And rather than give myself or my family botulism, and if one is preserving in oil, or without the use of a lot of vinegar, one should really read that one up, its quite scary, I bag a tray’s worth at a time and then freeze them. They will be made into pasta sauces or soups or whatever cookery sorcery I desire as and when the time comes.

And some I have skinned and chopped and pulped down and frozen which will then in the fullness of time make my meatballs with tomato sauce, lamb tagines and other gorgeousness to titty-bait the taste buds.

At the moment I am living in a very tomatoey world, I am having great fun, its wonderful.

But I must show you this,

Aren’t they wonderful. Sadly they are not mine, but I know whose they are and will be asking him for advice, now we have two greenhouses its time to start off my grape vine in one of them.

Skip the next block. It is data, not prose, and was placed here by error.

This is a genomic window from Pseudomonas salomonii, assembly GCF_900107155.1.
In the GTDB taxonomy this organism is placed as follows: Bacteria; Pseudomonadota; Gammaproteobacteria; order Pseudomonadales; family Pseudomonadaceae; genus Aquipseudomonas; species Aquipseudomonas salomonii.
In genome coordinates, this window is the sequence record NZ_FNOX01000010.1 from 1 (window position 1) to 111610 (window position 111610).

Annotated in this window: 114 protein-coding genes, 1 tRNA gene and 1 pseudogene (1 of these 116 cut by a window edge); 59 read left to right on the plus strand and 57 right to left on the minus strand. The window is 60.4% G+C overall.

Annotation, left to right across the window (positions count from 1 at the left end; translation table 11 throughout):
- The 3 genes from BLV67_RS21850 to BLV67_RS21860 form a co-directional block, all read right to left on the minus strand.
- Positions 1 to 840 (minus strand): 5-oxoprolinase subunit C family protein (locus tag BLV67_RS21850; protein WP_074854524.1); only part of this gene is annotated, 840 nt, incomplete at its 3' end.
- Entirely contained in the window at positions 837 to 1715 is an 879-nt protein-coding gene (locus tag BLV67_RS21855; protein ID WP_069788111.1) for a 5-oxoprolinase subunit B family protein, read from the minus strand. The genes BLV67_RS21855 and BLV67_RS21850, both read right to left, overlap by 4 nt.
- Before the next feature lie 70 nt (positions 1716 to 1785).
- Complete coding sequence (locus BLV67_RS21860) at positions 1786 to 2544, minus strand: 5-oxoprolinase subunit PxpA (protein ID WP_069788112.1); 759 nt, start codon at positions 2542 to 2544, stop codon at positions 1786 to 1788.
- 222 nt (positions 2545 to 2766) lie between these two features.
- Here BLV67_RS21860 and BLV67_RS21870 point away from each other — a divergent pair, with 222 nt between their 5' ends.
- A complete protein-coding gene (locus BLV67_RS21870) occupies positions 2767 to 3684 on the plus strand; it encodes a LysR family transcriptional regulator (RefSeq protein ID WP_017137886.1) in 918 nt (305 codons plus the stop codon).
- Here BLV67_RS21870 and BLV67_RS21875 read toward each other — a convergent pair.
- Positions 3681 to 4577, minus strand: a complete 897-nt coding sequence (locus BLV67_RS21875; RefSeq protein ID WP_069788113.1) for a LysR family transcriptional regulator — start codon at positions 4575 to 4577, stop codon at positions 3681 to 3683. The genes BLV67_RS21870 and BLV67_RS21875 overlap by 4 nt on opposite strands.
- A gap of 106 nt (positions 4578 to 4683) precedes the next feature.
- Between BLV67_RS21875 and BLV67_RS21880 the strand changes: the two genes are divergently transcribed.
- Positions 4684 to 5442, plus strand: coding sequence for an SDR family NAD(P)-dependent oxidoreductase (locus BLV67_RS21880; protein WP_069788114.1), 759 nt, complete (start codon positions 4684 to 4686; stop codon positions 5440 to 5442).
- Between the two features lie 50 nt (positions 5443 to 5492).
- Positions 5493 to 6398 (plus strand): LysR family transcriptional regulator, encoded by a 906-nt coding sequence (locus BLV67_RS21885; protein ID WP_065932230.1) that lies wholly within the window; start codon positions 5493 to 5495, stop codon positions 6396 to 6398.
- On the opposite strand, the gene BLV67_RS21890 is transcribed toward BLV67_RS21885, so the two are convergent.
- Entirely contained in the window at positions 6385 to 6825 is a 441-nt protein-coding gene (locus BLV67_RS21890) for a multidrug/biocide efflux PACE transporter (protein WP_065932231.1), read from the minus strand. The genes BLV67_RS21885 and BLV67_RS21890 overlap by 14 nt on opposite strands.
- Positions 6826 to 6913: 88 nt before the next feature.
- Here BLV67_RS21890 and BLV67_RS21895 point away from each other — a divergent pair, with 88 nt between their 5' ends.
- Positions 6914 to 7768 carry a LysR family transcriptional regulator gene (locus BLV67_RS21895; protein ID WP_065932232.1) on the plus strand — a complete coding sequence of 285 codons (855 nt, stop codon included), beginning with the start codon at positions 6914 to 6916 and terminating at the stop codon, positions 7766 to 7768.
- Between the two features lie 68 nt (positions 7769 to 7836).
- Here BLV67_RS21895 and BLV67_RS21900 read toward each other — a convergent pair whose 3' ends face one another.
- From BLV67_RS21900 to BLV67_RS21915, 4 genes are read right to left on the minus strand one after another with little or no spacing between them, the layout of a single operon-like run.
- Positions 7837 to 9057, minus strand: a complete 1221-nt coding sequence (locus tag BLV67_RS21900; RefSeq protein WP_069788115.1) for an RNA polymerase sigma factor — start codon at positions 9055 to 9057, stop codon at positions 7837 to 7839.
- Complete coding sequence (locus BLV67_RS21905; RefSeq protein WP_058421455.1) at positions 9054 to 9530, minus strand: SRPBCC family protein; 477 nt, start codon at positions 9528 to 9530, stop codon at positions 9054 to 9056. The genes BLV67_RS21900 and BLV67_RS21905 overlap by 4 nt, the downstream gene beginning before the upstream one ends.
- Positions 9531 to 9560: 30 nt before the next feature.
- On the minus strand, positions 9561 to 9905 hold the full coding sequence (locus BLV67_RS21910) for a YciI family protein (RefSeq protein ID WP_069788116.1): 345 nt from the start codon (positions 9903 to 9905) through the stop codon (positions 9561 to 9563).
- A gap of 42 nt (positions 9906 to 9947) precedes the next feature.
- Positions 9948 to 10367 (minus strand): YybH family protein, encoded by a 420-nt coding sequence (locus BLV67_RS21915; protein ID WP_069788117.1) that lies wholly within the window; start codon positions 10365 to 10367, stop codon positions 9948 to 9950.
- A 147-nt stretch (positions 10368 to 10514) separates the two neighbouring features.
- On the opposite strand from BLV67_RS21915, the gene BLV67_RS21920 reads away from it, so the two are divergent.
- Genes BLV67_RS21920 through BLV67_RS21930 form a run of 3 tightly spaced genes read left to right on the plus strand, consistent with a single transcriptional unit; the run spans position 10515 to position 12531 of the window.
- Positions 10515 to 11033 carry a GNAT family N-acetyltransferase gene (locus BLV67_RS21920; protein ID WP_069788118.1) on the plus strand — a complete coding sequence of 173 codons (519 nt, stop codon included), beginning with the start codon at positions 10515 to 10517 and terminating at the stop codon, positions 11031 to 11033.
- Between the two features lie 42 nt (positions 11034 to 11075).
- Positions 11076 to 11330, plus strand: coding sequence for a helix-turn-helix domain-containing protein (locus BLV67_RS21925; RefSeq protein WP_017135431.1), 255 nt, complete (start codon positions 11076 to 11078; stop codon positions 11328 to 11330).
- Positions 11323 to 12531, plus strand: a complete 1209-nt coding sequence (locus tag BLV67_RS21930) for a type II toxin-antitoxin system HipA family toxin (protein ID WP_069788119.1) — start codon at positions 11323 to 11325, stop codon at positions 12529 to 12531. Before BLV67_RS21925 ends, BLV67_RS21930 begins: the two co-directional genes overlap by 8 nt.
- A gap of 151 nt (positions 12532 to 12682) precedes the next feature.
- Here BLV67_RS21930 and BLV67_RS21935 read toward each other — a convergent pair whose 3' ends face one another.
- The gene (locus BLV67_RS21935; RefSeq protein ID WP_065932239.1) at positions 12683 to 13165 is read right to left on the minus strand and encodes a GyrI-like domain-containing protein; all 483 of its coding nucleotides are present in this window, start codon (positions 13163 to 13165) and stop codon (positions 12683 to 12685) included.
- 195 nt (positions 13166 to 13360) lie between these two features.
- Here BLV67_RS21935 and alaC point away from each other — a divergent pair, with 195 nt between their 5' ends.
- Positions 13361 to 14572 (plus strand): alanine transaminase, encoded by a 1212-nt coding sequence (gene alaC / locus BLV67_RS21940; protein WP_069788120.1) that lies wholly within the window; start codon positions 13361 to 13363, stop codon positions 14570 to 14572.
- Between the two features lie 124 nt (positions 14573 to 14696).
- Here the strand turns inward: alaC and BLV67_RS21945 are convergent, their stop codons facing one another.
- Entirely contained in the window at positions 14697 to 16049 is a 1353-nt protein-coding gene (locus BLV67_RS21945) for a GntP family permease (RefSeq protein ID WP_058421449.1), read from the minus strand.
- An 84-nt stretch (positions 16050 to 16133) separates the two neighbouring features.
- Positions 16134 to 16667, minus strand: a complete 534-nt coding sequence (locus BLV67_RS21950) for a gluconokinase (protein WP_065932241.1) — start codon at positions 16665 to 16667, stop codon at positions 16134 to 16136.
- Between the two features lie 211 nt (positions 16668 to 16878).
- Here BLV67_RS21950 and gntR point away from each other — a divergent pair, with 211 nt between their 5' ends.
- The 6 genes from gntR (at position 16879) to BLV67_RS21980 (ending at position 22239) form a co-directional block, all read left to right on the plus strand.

It would be lovely to have an old gnarled grape vine just like Grandad’s was in a few years, and let us not forget the delicious Greek Dolmades that are made from the leaves, I used to make this dish regularly but only with packet vine leaves. So my winter homework will be identifying which grapevine has the combination of sweet grapes and edible leaves.

And this photograph of me was taken in August, note that woolly attire was needed. We have had a funny old year weather wise. And I hear that it is going to get colder very quickly, I must help hubby do some more picking, before the frosts come.

2 thoughts on ““You say tomato, I say tomahto”

  1. amelia says:

    I can hardly believe those tomatoes!! I don't think I have EVER seen so many on a vine before, ever!I always get good cooking tips from your blog and this one is no exception. It is how you cook all those tomatoes and then use them later. I have always wondered what to do with a glut of tomatoes and now I know, I'll roast them!!I hope that son #2 is recovering well. He has youth on his side at least..